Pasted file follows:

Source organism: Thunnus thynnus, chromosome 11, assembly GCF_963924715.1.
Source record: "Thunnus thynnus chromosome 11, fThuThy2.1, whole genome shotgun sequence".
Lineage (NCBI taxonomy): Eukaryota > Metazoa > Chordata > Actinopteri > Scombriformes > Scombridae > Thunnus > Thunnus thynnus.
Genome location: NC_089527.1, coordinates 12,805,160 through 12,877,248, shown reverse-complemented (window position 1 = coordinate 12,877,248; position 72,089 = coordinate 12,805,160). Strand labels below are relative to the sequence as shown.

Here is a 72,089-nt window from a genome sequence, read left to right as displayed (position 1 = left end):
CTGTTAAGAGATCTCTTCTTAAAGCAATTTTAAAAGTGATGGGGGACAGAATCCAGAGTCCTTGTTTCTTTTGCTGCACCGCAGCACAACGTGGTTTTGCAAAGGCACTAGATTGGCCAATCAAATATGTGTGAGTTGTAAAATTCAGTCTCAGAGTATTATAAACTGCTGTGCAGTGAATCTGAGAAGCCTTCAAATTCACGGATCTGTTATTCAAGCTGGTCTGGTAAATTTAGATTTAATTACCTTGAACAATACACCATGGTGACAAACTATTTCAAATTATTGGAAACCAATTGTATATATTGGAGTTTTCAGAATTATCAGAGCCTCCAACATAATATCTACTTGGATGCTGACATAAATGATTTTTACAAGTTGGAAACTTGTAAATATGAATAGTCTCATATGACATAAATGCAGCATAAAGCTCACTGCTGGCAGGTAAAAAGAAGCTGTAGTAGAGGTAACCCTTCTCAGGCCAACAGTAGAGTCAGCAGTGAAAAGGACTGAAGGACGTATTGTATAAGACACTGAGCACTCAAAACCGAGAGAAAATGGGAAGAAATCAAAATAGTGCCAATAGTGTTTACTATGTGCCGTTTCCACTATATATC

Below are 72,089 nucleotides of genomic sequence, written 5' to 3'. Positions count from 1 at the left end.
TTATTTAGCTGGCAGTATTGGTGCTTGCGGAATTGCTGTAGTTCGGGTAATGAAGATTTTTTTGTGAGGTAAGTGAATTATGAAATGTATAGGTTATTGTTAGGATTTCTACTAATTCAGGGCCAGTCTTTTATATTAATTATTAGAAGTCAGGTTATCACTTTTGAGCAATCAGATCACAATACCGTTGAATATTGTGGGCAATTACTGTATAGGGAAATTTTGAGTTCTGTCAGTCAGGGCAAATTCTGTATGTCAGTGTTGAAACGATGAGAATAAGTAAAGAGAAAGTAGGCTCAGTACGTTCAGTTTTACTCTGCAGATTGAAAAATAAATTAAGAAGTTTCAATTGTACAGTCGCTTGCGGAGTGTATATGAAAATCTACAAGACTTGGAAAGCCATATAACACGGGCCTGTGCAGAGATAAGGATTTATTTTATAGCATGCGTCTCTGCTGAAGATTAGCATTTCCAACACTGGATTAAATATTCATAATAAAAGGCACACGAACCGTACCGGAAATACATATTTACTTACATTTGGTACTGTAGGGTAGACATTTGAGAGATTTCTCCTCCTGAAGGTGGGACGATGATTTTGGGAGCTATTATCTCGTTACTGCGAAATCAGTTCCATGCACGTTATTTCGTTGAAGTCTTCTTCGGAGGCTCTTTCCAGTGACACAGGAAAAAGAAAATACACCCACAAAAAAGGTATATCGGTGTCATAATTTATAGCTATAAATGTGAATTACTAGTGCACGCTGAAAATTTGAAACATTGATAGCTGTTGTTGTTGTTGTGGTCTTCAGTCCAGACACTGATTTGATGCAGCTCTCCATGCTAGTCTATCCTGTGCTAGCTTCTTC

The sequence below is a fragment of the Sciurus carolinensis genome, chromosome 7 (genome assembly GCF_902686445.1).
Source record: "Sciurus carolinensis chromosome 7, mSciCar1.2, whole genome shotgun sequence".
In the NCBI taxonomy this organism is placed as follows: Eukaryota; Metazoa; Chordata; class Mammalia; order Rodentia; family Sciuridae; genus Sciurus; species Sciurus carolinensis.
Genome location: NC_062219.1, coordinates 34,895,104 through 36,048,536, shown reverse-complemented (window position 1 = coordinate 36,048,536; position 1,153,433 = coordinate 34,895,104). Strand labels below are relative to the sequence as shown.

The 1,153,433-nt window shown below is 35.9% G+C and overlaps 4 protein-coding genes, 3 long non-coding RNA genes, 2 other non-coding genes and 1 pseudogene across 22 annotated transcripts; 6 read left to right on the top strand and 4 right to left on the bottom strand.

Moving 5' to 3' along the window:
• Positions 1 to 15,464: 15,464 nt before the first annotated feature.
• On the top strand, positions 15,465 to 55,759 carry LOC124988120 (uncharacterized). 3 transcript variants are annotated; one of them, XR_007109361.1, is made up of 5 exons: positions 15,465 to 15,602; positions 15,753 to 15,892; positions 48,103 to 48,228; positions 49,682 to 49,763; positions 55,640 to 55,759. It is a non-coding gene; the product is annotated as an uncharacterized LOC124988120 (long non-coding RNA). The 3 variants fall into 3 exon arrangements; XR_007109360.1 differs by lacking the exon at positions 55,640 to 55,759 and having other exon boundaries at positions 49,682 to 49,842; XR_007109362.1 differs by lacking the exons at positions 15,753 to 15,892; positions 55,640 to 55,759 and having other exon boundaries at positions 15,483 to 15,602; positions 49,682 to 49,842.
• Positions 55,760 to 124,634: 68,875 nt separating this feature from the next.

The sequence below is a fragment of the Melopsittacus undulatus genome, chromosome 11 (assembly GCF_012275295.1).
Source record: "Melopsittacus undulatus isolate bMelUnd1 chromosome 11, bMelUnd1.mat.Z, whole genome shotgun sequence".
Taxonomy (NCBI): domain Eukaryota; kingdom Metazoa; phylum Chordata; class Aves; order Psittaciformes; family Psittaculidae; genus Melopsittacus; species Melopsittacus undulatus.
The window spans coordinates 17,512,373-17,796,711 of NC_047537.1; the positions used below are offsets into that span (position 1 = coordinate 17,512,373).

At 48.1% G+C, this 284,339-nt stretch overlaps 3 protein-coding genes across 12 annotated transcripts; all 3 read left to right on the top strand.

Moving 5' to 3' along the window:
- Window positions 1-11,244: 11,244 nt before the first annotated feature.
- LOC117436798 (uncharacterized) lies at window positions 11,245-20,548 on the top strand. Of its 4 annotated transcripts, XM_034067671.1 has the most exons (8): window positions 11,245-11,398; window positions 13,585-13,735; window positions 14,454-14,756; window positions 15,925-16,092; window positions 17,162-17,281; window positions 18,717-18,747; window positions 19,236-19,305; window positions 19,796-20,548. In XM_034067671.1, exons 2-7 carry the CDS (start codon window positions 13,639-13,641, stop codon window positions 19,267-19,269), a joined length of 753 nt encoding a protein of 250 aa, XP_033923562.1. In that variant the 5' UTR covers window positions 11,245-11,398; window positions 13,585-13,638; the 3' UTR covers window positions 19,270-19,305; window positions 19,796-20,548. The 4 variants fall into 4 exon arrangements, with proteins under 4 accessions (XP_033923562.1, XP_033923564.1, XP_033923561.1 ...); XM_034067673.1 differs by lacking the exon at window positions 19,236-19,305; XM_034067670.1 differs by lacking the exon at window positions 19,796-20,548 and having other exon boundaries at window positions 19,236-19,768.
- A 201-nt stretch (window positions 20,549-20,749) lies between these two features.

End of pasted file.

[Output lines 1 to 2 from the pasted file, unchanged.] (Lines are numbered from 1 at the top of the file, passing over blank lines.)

Source organism: Thunnus thynnus, chromosome 11, assembly GCF_963924715.1.
Source record: "Thunnus thynnus chromosome 11, fThuThy2.1, whole genome shotgun sequence".